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News18 » Videos » News18 Shorts

Centre divided over onion export ban

Sep 16, 2011 07:28 AM IST India India
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New Delhi: The export ban on onions has lead to tension in Maharashtra with farmers on protest and markets shutting down. The decision on the ban has the government split down the middle. Finance minister Pranab Mukherjee will meet state officials on Saturday to review the situation.

Under pressure, Maharashtra Chief Minister Prithviraj Chavan appealed to Food Minister KV Thomas to lift the ban that was imposed three days ago.

Chavan said,"We have a sufficient stock of onions. I hope the government reverses it's decision and lifts the ban."

The Maharashtra Chief Minister has a strong ally in the Agriculture Minister Sharad Pawar who also believes that there should be no ban on onion exports. The Agriculture Minister met the Food Minister, he also spoke with Delhi Chief Minister Sheila Dixit over phone with regard to the ban. He is expected to talk to Finance Minister Pranab Mukherjee about the same.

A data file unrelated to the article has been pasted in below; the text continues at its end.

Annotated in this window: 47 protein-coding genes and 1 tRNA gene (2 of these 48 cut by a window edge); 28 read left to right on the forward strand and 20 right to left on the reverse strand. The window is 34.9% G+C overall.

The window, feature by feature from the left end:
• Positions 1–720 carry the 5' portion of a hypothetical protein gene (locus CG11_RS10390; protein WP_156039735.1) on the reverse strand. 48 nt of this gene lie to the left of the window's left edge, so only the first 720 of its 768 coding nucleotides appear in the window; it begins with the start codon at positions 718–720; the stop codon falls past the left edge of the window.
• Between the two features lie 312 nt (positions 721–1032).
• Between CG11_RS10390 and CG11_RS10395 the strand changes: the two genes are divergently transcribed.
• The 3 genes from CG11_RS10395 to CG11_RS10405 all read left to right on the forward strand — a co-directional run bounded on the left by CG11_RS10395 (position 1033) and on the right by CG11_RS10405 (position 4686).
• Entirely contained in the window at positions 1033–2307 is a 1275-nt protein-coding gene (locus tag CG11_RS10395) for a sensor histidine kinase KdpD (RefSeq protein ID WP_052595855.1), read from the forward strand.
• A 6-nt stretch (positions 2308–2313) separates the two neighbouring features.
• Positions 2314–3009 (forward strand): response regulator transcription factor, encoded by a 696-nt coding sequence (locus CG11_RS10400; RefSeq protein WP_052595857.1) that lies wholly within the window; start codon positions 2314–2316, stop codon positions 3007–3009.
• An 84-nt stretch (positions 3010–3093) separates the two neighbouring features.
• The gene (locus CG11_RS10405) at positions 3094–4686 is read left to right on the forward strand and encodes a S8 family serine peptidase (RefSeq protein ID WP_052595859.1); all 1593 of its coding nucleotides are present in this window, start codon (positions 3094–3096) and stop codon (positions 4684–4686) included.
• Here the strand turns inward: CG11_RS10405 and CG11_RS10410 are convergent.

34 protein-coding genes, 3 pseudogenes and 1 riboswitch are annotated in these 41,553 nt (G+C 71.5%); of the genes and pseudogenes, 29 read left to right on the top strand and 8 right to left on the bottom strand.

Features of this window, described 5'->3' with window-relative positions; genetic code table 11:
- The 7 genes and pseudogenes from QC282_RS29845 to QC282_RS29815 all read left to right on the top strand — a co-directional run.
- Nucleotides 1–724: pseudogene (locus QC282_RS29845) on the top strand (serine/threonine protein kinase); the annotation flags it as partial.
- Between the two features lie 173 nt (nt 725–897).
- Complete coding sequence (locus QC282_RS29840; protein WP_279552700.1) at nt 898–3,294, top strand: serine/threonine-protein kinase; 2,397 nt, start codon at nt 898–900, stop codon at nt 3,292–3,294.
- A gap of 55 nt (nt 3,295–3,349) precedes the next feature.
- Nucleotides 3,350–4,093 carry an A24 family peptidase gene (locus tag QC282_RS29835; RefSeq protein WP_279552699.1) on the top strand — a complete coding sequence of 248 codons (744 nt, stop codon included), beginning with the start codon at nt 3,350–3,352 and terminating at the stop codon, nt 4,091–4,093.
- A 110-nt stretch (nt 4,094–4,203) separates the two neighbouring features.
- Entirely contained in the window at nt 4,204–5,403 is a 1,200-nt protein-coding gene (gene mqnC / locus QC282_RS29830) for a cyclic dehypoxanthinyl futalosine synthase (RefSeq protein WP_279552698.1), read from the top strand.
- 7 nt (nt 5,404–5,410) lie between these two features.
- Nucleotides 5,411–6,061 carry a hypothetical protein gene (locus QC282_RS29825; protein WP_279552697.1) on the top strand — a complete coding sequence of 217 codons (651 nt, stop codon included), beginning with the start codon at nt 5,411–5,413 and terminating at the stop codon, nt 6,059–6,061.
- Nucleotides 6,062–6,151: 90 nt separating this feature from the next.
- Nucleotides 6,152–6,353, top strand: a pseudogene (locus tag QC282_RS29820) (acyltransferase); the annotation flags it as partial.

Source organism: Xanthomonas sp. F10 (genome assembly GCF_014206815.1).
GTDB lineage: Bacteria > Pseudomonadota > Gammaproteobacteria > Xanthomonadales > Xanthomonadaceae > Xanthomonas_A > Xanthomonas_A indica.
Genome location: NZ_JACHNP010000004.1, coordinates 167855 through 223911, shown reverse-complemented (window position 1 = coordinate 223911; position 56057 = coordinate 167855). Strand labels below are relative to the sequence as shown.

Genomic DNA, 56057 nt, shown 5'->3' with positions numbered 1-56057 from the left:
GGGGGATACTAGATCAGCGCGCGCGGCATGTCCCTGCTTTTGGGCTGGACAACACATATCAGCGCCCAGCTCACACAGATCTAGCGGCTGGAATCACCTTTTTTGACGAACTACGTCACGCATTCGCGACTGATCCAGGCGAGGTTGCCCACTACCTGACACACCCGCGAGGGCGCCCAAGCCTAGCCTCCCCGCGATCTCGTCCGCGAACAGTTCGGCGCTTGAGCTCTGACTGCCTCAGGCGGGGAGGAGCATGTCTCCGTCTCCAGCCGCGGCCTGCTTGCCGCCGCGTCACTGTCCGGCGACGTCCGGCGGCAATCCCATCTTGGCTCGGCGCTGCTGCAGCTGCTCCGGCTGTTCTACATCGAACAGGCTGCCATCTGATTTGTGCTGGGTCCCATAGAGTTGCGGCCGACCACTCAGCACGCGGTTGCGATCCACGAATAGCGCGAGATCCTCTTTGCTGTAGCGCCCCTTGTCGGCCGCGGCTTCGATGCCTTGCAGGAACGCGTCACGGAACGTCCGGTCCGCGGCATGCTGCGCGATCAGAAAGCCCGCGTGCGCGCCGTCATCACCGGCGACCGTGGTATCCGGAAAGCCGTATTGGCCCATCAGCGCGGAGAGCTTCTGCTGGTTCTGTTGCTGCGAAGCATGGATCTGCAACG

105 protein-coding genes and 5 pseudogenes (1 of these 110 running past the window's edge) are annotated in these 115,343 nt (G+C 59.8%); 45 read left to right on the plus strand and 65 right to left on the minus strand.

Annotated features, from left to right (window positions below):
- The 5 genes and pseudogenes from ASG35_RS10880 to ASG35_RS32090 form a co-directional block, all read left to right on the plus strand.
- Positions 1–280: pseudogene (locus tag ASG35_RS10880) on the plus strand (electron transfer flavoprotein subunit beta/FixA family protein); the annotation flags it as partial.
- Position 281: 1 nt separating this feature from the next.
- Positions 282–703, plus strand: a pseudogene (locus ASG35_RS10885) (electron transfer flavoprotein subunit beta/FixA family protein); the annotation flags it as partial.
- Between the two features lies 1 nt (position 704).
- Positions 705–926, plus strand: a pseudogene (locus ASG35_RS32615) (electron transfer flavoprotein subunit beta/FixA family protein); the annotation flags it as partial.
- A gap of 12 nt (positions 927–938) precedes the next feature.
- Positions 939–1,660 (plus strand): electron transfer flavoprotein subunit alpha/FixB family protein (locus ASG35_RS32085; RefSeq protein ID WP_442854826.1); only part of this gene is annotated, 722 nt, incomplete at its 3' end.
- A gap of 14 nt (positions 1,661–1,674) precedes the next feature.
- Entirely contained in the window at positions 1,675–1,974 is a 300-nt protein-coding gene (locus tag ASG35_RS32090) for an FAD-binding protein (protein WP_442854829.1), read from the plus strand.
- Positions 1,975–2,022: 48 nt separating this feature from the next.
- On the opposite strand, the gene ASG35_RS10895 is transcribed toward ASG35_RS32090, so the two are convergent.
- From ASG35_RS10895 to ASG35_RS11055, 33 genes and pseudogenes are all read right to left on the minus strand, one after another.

KV Thomas, however, doesn't see much sense in lifting the ban immediately. He wants to find out a way to get onion out of surplus Nashik into markets like Delhi and Kerala where prices are over Rs 25 per kilo.

"Some quantity has been held. It has not come to the market. If they can ensure that it comes to the market, and prices stabilise we have no objections in lifting the ban," Thomas said.

The ban came after a delayed Kharif crop led to rising prices. The Food Minister directed the NAFED and the NCCF to sell onions at reasonable rates. The minimum export price of onions was also raised from Rs 300 to Rs 475, but even this did not help. Finally the decision to ban onion exports was taken.

Last year, retail prices of onions had shot up to almost Rs 80 per kilo and nothing the government did could help lower the prices. It is to avoid such a situation the government took a decision to ban the export of onions, which has not gone down well with framers in Maharashtra.

With inflation close to double digits and a hike in petrol prices, high onion prices could be politically suicidal for the already beleaguered government.

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